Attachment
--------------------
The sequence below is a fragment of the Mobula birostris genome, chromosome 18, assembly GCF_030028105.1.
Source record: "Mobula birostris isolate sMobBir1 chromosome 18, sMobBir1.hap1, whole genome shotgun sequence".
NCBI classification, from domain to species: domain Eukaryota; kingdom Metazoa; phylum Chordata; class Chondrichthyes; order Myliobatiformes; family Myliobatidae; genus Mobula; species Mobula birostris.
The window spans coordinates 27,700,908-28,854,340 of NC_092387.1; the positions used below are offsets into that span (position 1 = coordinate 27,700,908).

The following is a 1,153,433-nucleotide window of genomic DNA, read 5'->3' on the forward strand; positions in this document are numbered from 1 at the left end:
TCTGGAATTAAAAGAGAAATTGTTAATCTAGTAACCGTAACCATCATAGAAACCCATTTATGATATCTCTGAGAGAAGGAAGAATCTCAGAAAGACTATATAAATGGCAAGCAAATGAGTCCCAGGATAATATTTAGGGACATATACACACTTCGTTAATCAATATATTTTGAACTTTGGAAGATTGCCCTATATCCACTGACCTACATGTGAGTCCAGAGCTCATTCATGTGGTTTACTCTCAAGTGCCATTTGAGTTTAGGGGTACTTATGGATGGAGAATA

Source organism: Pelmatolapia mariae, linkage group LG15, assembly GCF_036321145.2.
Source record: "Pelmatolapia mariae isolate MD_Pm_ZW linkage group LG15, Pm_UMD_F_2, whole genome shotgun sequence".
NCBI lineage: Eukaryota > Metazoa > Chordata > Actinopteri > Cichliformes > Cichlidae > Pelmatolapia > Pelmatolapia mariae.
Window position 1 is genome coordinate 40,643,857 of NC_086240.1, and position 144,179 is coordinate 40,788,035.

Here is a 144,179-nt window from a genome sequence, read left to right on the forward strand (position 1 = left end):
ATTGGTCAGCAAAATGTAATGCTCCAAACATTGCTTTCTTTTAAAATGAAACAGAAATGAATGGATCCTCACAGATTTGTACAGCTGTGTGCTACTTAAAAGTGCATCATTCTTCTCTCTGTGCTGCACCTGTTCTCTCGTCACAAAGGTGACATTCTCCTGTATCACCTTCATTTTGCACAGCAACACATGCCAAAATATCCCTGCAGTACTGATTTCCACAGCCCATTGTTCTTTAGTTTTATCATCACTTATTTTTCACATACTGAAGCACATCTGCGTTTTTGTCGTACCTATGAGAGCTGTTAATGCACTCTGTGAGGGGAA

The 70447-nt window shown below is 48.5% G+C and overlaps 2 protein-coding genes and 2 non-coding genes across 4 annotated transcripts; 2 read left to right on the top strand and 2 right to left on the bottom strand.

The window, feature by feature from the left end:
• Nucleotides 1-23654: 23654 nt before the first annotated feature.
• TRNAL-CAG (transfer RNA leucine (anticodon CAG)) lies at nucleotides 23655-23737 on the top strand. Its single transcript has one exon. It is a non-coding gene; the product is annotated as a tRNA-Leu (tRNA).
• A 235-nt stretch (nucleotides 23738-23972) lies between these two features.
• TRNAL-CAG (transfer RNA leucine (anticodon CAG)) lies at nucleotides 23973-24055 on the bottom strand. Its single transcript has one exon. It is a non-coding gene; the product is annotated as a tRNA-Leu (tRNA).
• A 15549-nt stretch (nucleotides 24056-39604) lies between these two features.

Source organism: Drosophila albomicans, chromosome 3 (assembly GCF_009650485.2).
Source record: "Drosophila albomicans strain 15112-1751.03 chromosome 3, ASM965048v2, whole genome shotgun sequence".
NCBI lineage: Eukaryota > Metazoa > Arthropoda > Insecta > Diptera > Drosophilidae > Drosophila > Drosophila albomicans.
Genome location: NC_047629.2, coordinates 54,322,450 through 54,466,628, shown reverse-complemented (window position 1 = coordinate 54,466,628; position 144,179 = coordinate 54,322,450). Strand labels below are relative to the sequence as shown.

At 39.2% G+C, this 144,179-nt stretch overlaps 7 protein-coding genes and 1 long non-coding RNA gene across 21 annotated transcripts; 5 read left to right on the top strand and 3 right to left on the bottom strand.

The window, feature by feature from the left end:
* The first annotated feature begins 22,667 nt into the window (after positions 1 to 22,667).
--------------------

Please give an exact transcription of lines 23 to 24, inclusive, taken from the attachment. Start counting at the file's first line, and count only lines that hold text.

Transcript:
Genome location: NC_047629.2, coordinates 54,322,450 through 54,466,628, shown reverse-complemented (window position 1 = coordinate 54,466,628; position 144,179 = coordinate 54,322,450). Strand labels below are relative to the sequence as shown.

At 39.2% G+C, this 144,179-nt stretch overlaps 7 protein-coding genes and 1 long non-coding RNA gene across 21 annotated transcripts; 5 read left to right on the top strand and 3 right to left on the bottom strand.